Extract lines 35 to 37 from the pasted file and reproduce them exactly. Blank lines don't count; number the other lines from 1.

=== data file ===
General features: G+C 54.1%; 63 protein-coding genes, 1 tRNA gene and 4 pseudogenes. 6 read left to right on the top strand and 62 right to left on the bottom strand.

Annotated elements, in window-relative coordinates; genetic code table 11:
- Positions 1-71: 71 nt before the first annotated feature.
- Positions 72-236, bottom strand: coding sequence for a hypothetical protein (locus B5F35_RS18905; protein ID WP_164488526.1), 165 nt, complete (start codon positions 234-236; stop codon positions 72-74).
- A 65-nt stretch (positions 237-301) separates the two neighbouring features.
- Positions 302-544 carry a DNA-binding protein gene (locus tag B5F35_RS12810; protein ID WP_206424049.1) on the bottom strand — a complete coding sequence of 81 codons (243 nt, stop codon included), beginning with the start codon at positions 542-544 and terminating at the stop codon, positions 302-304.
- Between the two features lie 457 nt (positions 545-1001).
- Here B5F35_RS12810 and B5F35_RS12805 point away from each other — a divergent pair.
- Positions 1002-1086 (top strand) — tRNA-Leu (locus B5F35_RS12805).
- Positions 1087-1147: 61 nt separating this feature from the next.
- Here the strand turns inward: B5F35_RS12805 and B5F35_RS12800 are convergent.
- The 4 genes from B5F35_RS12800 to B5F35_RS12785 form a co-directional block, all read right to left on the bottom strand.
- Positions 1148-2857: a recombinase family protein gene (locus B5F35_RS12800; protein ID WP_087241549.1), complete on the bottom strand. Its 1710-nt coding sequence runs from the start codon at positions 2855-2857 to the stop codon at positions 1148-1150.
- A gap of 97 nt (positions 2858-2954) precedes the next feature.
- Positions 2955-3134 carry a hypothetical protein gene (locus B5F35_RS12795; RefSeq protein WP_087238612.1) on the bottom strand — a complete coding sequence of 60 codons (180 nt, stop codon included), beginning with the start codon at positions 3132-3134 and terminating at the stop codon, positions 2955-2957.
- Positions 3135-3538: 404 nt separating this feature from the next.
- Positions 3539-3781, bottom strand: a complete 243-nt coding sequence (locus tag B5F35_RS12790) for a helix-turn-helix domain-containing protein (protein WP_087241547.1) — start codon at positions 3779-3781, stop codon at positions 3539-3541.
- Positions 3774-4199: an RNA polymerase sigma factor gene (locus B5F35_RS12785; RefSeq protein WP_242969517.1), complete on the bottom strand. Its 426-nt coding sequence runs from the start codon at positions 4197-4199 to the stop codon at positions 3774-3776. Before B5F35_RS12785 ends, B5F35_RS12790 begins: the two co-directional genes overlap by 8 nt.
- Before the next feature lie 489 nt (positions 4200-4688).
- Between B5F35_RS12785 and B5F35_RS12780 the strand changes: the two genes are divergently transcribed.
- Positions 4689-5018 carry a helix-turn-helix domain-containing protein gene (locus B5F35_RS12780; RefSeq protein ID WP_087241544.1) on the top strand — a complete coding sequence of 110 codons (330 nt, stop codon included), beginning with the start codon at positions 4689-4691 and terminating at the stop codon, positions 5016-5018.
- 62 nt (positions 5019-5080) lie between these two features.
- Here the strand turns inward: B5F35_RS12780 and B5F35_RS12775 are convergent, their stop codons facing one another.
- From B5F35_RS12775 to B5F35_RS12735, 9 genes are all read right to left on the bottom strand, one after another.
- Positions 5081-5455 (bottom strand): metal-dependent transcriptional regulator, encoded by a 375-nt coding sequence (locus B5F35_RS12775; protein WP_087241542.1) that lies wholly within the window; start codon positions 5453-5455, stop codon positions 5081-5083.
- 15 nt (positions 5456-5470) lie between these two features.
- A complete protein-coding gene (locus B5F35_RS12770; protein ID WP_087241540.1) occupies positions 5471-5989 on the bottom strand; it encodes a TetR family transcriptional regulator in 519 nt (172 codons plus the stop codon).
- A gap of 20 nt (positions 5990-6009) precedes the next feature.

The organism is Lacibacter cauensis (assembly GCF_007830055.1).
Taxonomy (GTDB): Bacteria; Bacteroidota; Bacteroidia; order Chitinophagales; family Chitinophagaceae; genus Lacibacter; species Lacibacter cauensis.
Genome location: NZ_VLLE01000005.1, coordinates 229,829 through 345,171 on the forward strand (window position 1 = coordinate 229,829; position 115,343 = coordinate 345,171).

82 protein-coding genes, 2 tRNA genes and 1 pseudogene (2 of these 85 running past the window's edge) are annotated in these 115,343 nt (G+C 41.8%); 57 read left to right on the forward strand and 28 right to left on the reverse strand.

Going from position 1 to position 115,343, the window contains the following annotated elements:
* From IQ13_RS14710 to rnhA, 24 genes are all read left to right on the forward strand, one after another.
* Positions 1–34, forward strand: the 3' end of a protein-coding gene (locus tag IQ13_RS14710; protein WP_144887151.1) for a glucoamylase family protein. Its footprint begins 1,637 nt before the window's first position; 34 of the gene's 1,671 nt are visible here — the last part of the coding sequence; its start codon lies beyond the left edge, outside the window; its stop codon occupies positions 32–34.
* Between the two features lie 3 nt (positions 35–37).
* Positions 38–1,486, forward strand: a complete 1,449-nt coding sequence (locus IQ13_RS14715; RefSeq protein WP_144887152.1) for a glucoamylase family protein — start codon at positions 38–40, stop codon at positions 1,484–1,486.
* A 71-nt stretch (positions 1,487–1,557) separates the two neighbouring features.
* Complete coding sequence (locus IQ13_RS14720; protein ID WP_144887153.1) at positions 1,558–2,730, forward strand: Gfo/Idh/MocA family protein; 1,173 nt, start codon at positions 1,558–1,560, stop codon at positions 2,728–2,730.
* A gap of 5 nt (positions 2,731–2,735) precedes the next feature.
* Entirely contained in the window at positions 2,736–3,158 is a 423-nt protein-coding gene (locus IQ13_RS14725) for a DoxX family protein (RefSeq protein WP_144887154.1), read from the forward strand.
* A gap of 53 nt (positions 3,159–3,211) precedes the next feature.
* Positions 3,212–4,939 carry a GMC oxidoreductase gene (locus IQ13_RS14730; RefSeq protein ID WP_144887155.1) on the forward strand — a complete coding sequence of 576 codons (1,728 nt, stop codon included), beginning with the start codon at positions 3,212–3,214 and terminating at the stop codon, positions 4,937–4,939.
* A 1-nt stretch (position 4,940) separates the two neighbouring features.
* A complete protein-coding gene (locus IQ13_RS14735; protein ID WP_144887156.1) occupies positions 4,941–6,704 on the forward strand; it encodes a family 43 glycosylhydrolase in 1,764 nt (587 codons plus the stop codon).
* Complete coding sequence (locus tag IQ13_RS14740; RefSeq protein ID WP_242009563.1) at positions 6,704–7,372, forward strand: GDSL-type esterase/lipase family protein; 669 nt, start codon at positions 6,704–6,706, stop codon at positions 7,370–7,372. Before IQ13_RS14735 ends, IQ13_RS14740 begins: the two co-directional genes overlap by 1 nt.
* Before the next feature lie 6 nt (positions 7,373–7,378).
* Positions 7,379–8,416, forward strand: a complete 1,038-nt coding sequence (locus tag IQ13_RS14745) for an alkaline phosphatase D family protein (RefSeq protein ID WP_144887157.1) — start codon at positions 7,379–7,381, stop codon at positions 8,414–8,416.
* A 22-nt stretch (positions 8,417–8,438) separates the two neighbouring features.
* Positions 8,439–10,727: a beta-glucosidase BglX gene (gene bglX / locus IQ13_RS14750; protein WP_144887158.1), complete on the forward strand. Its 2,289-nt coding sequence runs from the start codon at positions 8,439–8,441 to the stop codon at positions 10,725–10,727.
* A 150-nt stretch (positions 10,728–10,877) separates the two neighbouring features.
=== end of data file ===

* Positions 1–34, forward strand: the 3' end of a protein-coding gene (locus tag IQ13_RS14710; protein WP_144887151.1) for a glucoamylase family protein. Its footprint begins 1,637 nt before the window's first position; 34 of the gene's 1,671 nt are visible here — the last part of the coding sequence; its start codon lies beyond the left edge, outside the window; its stop codon occupies positions 32–34.
* Between the two features lie 3 nt (positions 35–37).
* Positions 38–1,486, forward strand: a complete 1,449-nt coding sequence (locus IQ13_RS14715; RefSeq protein WP_144887152.1) for a glucoamylase family protein — start codon at positions 38–40, stop codon at positions 1,484–1,486.